The music goes on
IT would have been a case of Silence is Golden, if a court ban on music at a Felixstowe nightclub had stood.Lixs in Sea Road and Splitz Bandbox on Bent Hill were told by the High Court they could not play another track and would have to be music-free zones until their music licences were sorted out.
IT would have been a case of Silence is Golden, if a court ban on music at a Felixstowe nightclub had stood.
Lixs in Sea Road and Splitz Bandbox on Bent Hill were told by the High Court they could not play another track and would have to be music-free zones until their music licences were sorted out.
But today the clubs' owner Mark Moseley assured customers that the wrangle over music had been resolved and it is business as usual this week.
Problems arose after judge Mr Justice Patten, sitting in the High Court, ordered that Mr Moseley's company Central Park Felixstowe Ltd should be banned from playing music at its venues for not having a PPL – Phonographic Performance Ltd – licence.
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But company director Mr Moseley, of Holly Close, Little Bealings, near Woodbridge, said the matter had been a mix-up and had been resolved. However, he was under the impression the court case was to have been adjourned and was shocked it had taken place without his knowledge.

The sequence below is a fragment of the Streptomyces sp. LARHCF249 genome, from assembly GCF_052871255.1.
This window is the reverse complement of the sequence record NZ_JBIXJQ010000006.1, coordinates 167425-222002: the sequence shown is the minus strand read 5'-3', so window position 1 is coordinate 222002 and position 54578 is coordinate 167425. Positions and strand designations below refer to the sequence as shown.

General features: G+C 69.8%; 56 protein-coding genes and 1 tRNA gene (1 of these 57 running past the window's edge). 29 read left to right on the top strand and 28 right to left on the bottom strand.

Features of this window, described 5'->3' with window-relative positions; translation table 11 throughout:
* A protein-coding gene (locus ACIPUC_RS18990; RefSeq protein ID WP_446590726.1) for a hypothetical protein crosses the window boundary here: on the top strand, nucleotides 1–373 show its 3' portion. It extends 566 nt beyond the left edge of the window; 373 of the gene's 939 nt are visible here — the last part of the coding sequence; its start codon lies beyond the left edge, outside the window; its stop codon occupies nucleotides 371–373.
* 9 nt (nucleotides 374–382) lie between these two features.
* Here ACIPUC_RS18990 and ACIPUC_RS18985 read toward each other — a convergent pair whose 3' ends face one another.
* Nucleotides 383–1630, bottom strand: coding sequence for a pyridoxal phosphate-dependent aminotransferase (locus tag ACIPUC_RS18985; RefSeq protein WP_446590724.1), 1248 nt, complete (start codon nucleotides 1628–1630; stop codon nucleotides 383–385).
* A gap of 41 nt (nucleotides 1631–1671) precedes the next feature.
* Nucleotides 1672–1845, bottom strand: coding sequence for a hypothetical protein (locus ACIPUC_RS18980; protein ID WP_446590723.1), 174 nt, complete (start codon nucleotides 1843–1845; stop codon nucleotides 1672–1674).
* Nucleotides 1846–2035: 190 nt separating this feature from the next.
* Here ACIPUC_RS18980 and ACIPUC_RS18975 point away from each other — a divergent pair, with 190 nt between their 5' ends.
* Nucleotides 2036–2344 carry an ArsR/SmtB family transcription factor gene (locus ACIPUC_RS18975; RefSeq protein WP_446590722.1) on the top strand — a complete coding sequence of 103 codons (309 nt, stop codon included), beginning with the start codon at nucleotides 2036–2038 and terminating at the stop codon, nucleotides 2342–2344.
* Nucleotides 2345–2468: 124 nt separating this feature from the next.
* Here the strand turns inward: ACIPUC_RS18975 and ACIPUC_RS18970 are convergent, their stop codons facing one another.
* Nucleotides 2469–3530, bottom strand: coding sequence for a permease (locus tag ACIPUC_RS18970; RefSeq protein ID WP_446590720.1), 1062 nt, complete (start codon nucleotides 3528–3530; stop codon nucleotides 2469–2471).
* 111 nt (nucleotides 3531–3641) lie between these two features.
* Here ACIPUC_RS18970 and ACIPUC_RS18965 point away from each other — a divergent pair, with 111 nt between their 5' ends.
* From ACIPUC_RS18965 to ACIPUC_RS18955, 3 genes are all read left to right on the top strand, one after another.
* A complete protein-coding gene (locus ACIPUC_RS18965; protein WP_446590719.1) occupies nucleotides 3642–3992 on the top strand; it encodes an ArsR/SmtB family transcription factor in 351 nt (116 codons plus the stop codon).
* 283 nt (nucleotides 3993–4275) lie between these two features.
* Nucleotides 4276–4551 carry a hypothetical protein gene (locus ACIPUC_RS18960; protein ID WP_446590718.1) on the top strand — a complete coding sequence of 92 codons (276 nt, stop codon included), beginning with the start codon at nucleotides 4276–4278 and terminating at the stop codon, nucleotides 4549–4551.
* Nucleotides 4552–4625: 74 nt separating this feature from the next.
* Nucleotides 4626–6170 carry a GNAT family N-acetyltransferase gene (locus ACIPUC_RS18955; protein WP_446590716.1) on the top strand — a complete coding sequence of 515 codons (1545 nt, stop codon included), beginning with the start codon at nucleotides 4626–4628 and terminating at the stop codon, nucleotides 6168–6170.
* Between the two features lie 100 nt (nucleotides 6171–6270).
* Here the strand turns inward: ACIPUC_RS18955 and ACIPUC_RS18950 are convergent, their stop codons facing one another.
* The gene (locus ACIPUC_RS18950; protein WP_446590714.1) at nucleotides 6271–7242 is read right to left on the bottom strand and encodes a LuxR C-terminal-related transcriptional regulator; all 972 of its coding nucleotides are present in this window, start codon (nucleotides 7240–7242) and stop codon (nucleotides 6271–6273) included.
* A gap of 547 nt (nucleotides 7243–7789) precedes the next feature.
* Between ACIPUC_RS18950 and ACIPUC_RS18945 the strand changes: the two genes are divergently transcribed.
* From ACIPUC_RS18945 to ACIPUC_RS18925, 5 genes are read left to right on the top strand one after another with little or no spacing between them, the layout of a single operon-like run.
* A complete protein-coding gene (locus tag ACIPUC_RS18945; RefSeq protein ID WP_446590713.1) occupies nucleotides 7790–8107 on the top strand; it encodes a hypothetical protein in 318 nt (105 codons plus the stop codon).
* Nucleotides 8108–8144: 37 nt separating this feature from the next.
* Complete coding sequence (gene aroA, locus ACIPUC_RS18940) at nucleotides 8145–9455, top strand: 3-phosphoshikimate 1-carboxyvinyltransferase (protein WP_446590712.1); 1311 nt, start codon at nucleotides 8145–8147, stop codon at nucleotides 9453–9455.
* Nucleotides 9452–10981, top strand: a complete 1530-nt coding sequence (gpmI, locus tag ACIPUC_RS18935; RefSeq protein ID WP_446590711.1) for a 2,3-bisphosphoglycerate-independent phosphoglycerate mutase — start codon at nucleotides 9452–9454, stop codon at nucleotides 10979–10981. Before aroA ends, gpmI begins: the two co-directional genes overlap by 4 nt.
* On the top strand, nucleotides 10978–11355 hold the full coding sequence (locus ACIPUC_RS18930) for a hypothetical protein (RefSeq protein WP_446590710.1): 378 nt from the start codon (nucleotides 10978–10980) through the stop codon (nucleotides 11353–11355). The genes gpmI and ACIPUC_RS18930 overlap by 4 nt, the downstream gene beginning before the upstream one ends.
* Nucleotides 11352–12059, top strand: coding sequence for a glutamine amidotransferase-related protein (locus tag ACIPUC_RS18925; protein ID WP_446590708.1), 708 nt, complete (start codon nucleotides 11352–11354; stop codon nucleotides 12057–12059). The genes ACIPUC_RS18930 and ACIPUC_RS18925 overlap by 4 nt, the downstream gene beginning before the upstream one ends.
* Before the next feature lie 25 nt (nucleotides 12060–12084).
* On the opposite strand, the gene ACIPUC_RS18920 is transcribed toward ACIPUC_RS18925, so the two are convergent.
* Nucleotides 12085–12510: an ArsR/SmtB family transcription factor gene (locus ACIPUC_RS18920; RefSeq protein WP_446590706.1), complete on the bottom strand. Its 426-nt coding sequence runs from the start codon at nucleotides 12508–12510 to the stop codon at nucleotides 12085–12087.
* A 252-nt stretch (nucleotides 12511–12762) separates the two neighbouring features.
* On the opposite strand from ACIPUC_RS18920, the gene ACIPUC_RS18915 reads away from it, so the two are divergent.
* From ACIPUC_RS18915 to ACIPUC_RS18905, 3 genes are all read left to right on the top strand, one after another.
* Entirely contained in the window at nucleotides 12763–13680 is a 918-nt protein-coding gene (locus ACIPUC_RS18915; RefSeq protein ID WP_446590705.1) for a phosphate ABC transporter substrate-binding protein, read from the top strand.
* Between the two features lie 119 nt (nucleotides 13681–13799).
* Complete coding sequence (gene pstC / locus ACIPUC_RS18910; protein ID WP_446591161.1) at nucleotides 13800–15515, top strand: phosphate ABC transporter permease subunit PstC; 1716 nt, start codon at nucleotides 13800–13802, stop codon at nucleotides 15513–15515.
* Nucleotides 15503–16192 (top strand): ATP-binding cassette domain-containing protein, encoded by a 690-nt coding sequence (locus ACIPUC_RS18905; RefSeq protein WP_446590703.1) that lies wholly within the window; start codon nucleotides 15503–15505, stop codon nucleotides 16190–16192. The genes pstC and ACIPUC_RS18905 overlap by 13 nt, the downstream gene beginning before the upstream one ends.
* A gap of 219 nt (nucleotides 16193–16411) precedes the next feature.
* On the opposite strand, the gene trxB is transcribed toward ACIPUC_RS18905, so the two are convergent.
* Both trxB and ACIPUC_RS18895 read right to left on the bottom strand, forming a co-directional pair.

"I thought it had been adjourned and that's as much as I knew," he added.
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"It came as a shock today. There has been a bit of a mix up but it's all been sorted and it's all up-to-date."
Mr Moseley could have been given a fine of up to £10,000 or jailed for two years if the order not to play music at the premises had been broken.
George Hayman, counsel for PPL, said one of its inspectors had called at Lixs in September last year and heard tracks being played, including Get Busy, Year 3000 and Hooray Hooray (It's a Cheeky Holiday) without a licence in force.
The ban would have applied to all forms of mechanically recorded music such as records, tapes and CDs.
A spokeswoman for the PPL, which runs the licences for 3,000 record companies and 30,000 performers, including session musicians, confirmed that the matter had now all now been resolved and Mr Moseley had the correct licence.
She said the PPL was not heavy-handed in the way it dealt with such issues and court was always a last resort. Mr Moseley would have been contacted by letter at least five times plus telephone calls and later solicitors' letters before formal legal action was taken.